The last couple years introduced us to a bunch of new concepts in the post-COVID workforce. The first was the Great Resignation, with an estimated 20% of workers planning to quit their jobs in 2022. And more recently, Quiet Quitting, where workers don’t actually quit their jobs, but instead, put in the bare minimum of work required to keep their employers happy, without putting in a minute of extra effort. To me, these are both problems with the employers, not the employees. Because if employees were actually happy, respected and engaged in their jobs, they wouldn’t feel the need to quit their jobs, either outright or in mindset while still employed. This post will help us diagnose if you have any problems that need fixing in your business, to help stem this tide.
A Couple Unhappy Workforces as a Case Study
Let’s look at a couple industries where quitting seems to be at an all-time high: K-12 education and restaurants. These are two industries I know well, with my wife a 2nd grade teacher and me owning a business serving the restaurant industry. In both of these industries, it is pretty clear to me why people are quitting; they are being asked to work their tails off with very little reward, where it is so much easier for them to switch industries and make materially more money elsewhere. Not to mention how dysfunctional these types of businesses can be, without a lot of ways for their new ideas to be heard or acted upon, where businesses are being mismanaged, oftentimes with a lot of bureaucracy. Why would anyone want to work in that environment? Anyone that does is because they feel they have no other options based on their skillsets or because it is simply their passion project giving back to their communities, without making compensation or job satisfaction their ultimate drivers. Which is not a great position to be in, for the employee or the employer.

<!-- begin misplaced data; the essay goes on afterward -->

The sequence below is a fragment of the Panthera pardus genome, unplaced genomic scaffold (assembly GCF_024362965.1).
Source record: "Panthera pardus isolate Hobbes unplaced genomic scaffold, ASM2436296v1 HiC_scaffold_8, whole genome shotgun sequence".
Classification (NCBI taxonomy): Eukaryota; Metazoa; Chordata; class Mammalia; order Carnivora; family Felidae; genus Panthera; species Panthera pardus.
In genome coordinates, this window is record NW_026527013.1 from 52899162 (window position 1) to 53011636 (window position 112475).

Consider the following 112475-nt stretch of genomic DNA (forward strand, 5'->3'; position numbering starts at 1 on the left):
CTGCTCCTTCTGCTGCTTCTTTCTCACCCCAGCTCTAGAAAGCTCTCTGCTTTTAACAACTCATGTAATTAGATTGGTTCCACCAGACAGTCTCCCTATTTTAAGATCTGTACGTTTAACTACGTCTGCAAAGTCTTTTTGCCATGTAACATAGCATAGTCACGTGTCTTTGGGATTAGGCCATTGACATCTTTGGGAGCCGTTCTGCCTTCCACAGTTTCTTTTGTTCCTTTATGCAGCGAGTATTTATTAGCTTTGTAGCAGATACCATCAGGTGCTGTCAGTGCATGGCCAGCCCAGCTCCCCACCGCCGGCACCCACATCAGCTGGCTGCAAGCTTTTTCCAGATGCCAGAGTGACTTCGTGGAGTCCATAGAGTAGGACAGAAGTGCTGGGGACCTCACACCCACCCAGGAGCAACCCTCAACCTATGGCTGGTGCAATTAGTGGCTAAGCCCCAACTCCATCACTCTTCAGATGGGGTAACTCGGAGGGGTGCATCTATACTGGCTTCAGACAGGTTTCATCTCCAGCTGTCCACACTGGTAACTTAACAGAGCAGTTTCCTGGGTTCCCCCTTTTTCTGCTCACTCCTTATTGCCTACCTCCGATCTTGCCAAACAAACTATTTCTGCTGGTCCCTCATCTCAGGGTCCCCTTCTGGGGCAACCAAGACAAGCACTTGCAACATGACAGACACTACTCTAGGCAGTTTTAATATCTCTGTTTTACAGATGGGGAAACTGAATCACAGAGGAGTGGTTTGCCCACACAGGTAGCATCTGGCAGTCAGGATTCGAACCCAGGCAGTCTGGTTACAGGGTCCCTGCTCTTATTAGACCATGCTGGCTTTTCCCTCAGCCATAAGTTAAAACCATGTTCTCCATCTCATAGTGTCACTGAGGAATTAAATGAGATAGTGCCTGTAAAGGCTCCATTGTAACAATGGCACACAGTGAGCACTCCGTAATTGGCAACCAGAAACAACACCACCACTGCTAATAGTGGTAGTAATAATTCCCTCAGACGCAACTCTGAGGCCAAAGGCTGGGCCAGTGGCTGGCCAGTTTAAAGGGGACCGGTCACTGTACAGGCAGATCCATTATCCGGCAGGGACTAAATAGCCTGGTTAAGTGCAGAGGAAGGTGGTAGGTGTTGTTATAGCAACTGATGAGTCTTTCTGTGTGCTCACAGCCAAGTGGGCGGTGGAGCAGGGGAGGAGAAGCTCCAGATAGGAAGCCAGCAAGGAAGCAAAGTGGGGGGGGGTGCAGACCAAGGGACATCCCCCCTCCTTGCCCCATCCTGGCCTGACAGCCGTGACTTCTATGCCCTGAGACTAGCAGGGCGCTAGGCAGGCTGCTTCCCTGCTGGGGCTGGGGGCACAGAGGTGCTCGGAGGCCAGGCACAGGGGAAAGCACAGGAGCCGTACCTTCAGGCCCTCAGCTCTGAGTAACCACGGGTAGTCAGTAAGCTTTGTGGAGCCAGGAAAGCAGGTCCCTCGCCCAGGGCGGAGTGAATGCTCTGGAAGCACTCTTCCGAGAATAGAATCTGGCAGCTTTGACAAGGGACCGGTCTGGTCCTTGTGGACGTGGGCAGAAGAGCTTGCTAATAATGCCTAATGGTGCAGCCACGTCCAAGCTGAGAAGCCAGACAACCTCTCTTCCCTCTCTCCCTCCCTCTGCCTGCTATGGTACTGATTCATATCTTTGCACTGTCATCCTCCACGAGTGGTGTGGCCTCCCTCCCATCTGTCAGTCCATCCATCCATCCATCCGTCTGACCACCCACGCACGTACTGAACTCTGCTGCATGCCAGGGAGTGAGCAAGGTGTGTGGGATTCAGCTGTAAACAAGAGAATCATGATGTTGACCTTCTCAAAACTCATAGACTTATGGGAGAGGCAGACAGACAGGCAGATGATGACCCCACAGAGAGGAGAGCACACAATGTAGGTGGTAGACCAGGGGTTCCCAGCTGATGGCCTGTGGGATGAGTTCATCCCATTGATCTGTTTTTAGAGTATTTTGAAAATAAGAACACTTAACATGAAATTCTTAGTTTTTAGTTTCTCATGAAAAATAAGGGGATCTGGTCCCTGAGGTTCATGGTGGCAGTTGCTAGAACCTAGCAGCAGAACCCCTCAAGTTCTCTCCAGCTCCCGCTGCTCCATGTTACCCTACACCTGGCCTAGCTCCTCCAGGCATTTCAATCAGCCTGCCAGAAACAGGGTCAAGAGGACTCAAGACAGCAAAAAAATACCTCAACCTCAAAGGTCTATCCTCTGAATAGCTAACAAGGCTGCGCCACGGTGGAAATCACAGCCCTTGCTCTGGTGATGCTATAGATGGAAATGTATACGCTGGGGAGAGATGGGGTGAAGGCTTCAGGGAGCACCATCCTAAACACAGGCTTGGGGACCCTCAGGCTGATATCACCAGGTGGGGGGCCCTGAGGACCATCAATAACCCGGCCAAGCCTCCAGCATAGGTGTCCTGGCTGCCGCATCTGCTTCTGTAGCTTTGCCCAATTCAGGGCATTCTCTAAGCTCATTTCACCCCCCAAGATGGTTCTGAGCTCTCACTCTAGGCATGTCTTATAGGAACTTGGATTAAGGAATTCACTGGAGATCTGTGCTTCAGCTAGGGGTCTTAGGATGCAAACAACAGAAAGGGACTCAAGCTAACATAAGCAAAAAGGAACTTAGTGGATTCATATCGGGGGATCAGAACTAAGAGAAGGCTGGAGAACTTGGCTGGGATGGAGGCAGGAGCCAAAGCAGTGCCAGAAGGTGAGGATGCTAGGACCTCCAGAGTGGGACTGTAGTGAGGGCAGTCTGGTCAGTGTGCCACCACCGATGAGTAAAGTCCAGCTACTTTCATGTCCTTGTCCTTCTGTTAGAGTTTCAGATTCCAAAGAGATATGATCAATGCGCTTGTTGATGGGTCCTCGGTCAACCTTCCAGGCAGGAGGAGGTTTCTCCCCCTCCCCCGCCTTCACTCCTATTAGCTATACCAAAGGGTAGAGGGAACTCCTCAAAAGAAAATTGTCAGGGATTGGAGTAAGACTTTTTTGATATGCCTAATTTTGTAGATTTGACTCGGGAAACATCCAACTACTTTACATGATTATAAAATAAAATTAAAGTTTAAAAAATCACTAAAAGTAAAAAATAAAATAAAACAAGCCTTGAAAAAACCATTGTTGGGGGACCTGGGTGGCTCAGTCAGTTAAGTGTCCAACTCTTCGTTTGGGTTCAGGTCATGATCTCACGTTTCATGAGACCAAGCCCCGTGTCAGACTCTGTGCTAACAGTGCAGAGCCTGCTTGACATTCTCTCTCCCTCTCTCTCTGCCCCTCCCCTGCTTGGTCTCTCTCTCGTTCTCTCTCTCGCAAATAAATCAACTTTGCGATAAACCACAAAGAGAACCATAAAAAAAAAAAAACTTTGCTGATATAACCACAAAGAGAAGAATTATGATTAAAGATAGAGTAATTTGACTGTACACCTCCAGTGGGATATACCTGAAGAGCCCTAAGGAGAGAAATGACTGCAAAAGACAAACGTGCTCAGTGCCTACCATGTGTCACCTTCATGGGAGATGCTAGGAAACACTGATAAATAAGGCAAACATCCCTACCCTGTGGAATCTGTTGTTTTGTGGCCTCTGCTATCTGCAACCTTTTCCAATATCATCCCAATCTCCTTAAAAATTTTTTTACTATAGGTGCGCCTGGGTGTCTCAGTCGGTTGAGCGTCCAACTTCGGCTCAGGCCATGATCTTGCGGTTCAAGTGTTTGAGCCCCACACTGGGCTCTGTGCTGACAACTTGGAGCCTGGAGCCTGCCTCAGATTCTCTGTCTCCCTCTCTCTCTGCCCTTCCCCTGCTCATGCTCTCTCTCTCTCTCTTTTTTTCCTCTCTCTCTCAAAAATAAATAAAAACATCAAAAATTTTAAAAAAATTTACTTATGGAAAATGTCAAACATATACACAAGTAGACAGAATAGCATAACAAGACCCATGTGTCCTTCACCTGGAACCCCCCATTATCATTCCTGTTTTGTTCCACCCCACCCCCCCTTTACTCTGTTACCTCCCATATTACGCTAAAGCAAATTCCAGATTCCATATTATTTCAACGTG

So, how do we fix this? We start with common sense that 20% of workers are not resigning the workforce overall, they are resigning YOU!! There must be something you are doing that they are unhappy with that needs to be resolved. That could be something like low compensation levels, their mundane day-to-day tasks, your company culture, lack of upward career mobility, a bad boss, lack of job flexibility or whatever. So, if you are experiencing high levels of employee turnover or engagement, it is time to look in the mirror and start auditing everything you are doing, with a post-COVID mindset of what employees are looking for. Let’s dig into that a little bit deeper.
Study Compensation Levels